22. “Burglarized houses had fewer fences and locked gates surrounding the yard than did non-burglarized houses” Brown, B., Altman, B. (1983). Territoriality, defensible space and residential burglary: an environmental analysis, Journal of Environmental Psychology, 3(3), 203-20.
  23. Preventing access by adding chain link fencing and lighting to lower levels of this parking garage led to 50% drop in reported crime Tseng, C.-H. (Ohio State U.), Duane, J. (Ohio State U.), & Hadipriono, F. (Ohio State U.). 2004. Performance of Campus Parking Garages in Preventing Crime. Journal of Performance of Constructed Facilities, 18(1), 21-28.
  24. Cul-de-sacs may limit access and make visiting cars more noticeable Helpful in a law-abiding community, but Harmful in a gang-controlled community
  25. T erritoriality (Does anyone care what happens here?)
  26. “burglarized houses had fewer symbolic barriers characteristic of primary territories (i.e., fewer markers depicting the identity of the territory owners)” Brown, B. (University of Utah), Altman, B. (University of Utah). 1983. Territoriality, defensible space and residential burglary: an environmental analysis, Journal of Environmental Psychology, 3(3), 203-20.
  27. “Broken windows” theory: signs of disorder like broken windows, litter, and graffiti induce other types of disorder and petty crime
  28. Visible violation of graffiti prohibition led to violating litter prohibition where Dutch experimenters posted bicycle fliers and added graffiti K Keizer et al. Science 2008;322:1681-1685 Published by AAAS
  29. When letter with money was hanging out of a post office box theft occurred 13% normally but 27% if box had graffiti K Keizer et al. Science 2008;322:1681-1685 Published by AAAS
  30. In a study of 400 convenience store robberies, one significant difference between robbed and non- robbed stores was distance from nearest graffiti S. A. Hendricks, D. P. Landsittel, H. E. Amandus, J. Malcan, & J. Bell. (1999) A matched case- control study of convenience store robbery risk factors. Journal of Occupational and Environmental Medicine, 41(11), 995-1004
  31. No maintenance implies no one cares what happens there
  32. Better to remove it, than leave it vandalized
  33. All three CPTED principles must work together
  34. Access barriers alone can be overcome Surveillance + Access + Territoriality work together
  35. Territoriality impacts Access If no one cares what happens here, is it less risky to try opening the door with a crowbar or bolt cutter?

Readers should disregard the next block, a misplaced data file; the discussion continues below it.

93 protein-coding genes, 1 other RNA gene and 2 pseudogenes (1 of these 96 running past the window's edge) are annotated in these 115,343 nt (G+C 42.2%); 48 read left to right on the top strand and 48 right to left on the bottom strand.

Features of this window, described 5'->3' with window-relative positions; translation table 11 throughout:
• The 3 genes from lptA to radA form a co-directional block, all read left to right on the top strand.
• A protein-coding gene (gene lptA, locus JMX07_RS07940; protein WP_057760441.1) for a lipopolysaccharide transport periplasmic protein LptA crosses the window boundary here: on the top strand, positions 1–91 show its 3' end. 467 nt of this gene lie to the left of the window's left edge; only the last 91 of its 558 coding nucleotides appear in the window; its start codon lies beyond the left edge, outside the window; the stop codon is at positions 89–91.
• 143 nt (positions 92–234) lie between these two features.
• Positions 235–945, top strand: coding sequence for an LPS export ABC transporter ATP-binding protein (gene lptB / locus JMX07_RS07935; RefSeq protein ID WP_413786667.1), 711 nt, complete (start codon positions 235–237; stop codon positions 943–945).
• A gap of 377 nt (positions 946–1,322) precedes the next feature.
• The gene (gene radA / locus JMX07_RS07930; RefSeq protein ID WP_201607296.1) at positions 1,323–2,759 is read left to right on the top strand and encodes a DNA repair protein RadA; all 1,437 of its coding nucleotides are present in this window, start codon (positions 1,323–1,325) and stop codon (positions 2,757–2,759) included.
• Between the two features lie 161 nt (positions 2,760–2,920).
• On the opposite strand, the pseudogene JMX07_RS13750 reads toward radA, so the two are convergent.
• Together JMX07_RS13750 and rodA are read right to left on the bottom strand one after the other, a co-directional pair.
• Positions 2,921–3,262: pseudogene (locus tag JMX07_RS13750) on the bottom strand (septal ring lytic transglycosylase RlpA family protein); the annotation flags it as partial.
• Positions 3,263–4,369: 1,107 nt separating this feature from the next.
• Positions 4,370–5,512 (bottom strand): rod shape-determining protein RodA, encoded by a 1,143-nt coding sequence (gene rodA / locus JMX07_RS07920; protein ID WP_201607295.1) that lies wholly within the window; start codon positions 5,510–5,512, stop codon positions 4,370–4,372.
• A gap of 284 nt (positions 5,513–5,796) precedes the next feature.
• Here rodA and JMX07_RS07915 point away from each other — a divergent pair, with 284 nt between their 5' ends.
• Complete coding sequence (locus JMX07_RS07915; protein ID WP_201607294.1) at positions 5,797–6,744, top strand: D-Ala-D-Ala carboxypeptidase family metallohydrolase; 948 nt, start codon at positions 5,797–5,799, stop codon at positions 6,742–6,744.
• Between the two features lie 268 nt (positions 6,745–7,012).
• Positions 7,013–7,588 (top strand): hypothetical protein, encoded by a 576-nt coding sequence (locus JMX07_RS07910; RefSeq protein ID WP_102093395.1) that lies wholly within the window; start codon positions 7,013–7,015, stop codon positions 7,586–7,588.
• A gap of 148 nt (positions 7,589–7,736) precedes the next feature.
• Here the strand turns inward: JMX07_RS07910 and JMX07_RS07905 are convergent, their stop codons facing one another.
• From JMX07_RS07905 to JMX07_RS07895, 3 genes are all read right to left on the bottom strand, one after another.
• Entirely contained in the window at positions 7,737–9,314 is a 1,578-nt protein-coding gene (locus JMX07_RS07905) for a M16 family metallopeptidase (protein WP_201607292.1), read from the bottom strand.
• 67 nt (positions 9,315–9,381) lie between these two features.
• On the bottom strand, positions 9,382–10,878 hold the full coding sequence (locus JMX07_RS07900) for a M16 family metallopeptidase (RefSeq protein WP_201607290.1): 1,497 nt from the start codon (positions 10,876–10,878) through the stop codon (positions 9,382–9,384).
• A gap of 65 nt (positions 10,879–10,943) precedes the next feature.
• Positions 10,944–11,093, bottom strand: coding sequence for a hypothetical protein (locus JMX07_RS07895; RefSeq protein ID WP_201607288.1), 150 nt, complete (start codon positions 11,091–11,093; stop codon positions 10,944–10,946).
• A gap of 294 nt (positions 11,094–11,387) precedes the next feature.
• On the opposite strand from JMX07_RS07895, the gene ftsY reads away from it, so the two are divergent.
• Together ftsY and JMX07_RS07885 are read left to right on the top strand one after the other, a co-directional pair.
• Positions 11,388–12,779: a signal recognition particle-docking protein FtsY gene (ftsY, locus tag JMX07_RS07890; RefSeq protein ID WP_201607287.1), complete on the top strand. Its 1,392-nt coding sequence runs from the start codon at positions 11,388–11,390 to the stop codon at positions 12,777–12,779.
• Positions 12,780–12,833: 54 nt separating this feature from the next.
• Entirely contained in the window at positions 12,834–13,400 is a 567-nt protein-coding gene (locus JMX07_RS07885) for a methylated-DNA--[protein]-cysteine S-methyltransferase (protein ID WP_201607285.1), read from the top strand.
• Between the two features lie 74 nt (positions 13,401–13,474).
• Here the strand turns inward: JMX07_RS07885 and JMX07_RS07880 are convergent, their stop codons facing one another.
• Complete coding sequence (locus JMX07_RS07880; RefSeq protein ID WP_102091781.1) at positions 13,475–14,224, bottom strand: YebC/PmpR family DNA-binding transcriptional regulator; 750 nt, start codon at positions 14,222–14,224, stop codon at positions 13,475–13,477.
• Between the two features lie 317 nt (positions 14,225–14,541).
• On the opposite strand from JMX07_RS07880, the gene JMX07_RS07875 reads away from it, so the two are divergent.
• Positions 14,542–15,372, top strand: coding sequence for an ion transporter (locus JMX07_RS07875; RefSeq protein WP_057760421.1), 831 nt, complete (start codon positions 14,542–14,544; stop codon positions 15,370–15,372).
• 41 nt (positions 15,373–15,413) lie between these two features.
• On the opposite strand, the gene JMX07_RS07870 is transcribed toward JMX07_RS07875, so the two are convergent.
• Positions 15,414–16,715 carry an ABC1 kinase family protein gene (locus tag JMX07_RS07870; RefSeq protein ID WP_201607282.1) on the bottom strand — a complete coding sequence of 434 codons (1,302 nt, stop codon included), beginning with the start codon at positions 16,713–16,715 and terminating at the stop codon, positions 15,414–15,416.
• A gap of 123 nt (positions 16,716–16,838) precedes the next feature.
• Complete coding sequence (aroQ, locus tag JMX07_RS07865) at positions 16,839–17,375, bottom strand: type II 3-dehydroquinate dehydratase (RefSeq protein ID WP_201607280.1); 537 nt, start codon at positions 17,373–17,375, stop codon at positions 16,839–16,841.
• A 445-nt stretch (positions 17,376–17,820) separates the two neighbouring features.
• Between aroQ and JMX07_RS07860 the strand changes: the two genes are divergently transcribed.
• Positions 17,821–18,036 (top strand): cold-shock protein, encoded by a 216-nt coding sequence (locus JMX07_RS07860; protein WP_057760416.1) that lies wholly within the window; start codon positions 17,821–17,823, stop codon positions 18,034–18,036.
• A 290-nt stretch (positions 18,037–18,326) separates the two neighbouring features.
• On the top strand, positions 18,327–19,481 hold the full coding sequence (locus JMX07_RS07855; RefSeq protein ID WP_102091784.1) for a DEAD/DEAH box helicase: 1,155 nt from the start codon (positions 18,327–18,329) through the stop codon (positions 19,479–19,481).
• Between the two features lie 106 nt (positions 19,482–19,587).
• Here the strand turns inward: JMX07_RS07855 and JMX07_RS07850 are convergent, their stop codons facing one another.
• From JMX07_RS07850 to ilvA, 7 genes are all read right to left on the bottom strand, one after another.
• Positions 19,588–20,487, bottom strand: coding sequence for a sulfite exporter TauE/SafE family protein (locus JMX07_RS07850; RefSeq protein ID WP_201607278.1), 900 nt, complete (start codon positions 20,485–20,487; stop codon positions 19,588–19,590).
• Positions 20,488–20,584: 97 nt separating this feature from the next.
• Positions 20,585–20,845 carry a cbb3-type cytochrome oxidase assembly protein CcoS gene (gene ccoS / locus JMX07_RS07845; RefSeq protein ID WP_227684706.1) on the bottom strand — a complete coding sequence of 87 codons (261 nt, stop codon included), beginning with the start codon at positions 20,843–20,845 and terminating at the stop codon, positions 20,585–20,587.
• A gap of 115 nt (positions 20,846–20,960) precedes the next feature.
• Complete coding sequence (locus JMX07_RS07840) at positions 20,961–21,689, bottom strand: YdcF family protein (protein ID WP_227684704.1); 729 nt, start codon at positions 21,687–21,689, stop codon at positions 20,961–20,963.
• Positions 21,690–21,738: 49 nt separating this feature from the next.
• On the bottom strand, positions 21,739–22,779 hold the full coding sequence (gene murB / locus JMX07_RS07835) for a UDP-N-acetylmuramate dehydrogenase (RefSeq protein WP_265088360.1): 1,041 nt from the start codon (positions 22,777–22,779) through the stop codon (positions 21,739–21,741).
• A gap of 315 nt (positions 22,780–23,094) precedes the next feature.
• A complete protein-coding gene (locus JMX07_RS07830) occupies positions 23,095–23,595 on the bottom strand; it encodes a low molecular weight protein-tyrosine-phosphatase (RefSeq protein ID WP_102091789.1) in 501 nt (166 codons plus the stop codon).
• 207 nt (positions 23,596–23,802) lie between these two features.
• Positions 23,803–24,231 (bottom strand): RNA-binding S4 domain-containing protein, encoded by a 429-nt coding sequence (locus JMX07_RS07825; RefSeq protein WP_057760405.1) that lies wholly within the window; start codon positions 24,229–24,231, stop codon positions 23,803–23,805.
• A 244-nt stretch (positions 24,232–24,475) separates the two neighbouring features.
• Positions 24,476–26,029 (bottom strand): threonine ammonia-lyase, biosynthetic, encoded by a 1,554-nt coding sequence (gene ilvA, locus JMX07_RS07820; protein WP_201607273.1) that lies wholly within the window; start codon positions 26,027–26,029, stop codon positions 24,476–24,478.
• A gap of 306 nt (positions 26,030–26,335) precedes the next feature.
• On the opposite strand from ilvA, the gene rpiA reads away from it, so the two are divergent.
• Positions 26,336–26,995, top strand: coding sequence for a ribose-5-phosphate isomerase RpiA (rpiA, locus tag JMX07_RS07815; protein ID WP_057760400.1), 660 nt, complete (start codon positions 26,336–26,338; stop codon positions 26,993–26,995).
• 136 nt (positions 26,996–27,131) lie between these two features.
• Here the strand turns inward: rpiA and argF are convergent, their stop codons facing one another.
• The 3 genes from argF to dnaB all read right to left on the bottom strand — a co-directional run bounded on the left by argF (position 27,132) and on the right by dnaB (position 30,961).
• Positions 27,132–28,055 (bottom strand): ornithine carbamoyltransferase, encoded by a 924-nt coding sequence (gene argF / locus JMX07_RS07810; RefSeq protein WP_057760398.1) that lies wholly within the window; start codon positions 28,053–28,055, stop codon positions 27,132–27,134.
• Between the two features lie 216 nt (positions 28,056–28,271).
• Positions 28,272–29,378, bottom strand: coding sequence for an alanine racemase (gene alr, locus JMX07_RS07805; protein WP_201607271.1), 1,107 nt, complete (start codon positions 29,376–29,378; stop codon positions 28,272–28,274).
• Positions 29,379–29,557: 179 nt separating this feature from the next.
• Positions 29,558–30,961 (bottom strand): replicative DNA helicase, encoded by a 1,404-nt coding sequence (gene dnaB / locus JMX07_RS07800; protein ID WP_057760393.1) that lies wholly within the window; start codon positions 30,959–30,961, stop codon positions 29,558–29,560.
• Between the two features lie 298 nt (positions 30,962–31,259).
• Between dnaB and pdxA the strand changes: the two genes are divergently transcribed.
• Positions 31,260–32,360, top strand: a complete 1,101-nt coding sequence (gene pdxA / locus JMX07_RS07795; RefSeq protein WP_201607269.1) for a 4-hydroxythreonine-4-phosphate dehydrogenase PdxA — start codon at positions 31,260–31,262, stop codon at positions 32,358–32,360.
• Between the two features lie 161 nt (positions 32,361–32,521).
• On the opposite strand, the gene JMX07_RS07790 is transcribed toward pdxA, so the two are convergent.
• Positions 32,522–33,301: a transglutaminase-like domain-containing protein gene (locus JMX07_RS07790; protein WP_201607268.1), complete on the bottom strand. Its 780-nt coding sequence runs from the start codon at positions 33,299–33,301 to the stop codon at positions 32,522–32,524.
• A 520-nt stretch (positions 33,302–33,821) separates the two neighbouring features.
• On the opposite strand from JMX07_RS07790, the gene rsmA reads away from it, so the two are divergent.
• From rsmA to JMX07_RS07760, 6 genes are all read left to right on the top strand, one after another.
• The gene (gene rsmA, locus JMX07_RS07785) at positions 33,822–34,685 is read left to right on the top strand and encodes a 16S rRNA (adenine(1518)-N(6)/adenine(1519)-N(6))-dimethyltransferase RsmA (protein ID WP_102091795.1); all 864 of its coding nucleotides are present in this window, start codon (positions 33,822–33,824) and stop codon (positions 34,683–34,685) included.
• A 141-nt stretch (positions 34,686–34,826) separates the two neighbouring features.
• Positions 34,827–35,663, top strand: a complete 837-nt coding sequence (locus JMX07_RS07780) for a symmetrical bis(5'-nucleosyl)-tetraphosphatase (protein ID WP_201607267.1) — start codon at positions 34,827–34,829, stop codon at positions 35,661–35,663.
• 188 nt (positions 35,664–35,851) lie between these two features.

36. Some high fences control access, but (1) Blocking surveillance (2) Sending a territoriality message that the area is dangerous and no one cares what happens outside the wall
  37. An opaque chain link fence blocks surveillance and permits graffiti showing a lack of external territoriality
  38. With proper design and maintenance, high fences can limit access without damaging surveillance or territoriality
  39. A high fence blocking access without damaging surveillance or territoriality
  40. Stark window bars limit access, but may also send a negative territoriality message about neighborhood safety
  41. Glass block can create security similar to window bars but without the stigma
  42. Closed stairwells have low natural surveillance and easy access for both entry and escape
  43. Combined with territoriality deficiencies, stairwells can create CPTED problem areas
  44. Design solutions can improve the natural surveillance for stairwells
  45. Open stairwells have strong natural surveillance properties
  46. CPTED in Schools School Applications
  47. School CPTED concepts are the same… S urveillance (Will I be seen?) A ccess (Who can get in and out)? T erritoriality (Does anyone care what happens here?)
  48. S urveillance (Will I be seen?)
  49. A study of five Midwestern high schools found of 166 violent incidents, none took place when adults were present Astor RA, Meyer HA, Behre WJ. 1999. Unowned places and times: Maps and interviews about violence in high schools. Am Educ Res J 36:3–42.
  50. Adding openings or windows in solid walls Photo examples from: Florida Department of Education (2003) Florida Safe School Design Guidelines: Strategies to Enhance Security and Reduce Vandalism; available online at http://www.fldoe.org/edf acil/safe_schools.asp